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Creativity and innovation have been missing for a long time from the majority of mainstream music. However very so often, an artist comes along and breaks through the barriers that block these two vital parts of music, and when they do break through, they do so in an incredible way. Â That can be said of Janelle Monae’s upcoming sophomore studio album(which will be released September 10), ‘The Electric Lady’.
Covering the fourth and fifth suites of her Metropolis concept series, the theme of the album continues the utopian cyborg concepts of its predecessors,Â ’Metropolis Â Suite 1 (The Chase)’ and ‘The ArchAndroid’. Where ‘The Electric Lady’ differs from Monae’s past albums is in the way it presents itself by using more plainspoken language and it enters more personal territory. Throughout the album’s nineteen tracks, twenty four on the deluxe version, Monae experiments withÂ genres beyond conventional funk. The album begins with the “Suite IV: Electric Overture” which opens the listener’s ears with its classic cinema sound that is part spaghetti Western and part film noir. What comes after this dramatic introduction is music that grabs the listener’s ears and doesn’t let go for the duration of the album.
The album has a continuity which moves through styles and textures with ease. There is a variety of soulÂ music genres that are present throughout. Woozy and sensual vocal ballads are heard in Monae’s collaboration with Prince onÂ ”Givin Em What They Love” and with Miguel on the trackÂ ”PrimeTime.” A gospel influence is strongly felt on the trackÂ ”Victory.” Jazz breaks through on the second to last track on the albumÂ ”Dorothy Dandridge Eyes” where Monae debuts her last collaboration that features Esperanza Spalding. TheÂ pop genre represents on tracks likeÂ ”Electric Lady” featuring Solange,Â ”We Were Rock and Roll,” “Can’t Live Without Your Love,” and “Sally Ride.”Â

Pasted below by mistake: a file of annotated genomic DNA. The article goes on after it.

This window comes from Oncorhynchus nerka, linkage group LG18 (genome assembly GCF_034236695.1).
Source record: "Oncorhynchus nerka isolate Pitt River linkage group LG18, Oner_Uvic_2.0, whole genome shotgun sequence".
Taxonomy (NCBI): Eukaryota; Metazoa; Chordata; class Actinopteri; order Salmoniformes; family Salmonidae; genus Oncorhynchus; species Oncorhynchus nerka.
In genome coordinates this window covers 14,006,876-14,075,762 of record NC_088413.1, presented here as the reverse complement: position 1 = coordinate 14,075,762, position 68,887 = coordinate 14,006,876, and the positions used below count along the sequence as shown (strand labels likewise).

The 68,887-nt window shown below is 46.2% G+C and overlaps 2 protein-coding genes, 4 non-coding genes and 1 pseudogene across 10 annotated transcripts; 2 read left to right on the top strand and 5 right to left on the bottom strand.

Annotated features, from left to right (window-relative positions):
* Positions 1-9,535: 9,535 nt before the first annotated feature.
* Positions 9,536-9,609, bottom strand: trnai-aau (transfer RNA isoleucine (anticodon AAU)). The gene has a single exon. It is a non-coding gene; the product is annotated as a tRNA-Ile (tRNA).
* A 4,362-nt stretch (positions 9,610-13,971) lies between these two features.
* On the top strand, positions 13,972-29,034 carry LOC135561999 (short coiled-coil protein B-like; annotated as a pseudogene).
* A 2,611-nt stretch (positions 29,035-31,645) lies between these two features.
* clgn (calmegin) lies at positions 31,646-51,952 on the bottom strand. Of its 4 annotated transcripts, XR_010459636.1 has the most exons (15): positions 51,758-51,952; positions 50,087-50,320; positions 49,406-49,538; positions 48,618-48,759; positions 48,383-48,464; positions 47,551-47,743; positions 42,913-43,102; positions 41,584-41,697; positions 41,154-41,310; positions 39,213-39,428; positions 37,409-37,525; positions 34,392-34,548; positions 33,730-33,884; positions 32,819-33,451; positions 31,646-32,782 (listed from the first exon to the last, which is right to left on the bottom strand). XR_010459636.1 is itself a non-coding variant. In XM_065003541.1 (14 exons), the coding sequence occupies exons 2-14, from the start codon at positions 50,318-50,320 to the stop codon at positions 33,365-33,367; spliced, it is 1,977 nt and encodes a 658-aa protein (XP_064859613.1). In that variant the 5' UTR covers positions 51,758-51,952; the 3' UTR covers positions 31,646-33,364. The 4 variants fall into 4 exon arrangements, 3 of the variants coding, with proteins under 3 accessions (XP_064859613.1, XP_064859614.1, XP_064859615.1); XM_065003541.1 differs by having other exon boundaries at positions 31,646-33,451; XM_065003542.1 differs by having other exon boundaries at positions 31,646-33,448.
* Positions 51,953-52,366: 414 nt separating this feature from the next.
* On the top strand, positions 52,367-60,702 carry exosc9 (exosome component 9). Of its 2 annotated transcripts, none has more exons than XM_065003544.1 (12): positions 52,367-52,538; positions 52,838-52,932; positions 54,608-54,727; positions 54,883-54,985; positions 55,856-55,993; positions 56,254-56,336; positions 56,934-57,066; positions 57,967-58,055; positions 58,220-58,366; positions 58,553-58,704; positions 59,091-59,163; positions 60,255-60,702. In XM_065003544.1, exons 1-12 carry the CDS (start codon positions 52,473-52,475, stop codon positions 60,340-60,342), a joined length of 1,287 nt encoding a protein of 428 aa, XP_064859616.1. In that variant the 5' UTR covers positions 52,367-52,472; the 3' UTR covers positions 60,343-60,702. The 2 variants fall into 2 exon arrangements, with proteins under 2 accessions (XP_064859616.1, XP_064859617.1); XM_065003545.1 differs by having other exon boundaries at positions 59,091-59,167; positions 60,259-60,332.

Monae also gives a shot out to classic genres when she sings the trackÂ ”It’s Code,” it’s reminiscent of the Motown sound, specifically the Jackson Five. “Dance Apocalyptic” has that old time Rock’n'Roll, similar to something Elvis would sing in the 50s. On the last track the rightfully titledÂ ”What an Experience,” because listeners do have an experience, Monae comes back to the present and sends off listeners with the song’s reggae-styled beat.Â Listeners will also enjoy the interludes in between the tracks which features a futuristic radio station in all its glory with its hosts and listeners-some who support the fugitive android Cindy Mayweather and those who don’t. What makes these interludes even more appealing, is how realistic they sound.
Overall this album does what other albums have yet to do this year: bring creativity and innovation to the mainstream. This album has broken through the barriers of stagnation that have built up over the years in the mainstream music industry. ItÂ has a strong appeal for music lovers Â from all backgrounds, and has a listenability that will grow for years to come. ‘The Electric Lady’ is a Grammy contender and rightfully so. What an experience to behold. Well done Ms. Monae.
Rating: SUPERB 5/5
Image credit: Janelle MonĂˇe via Facebook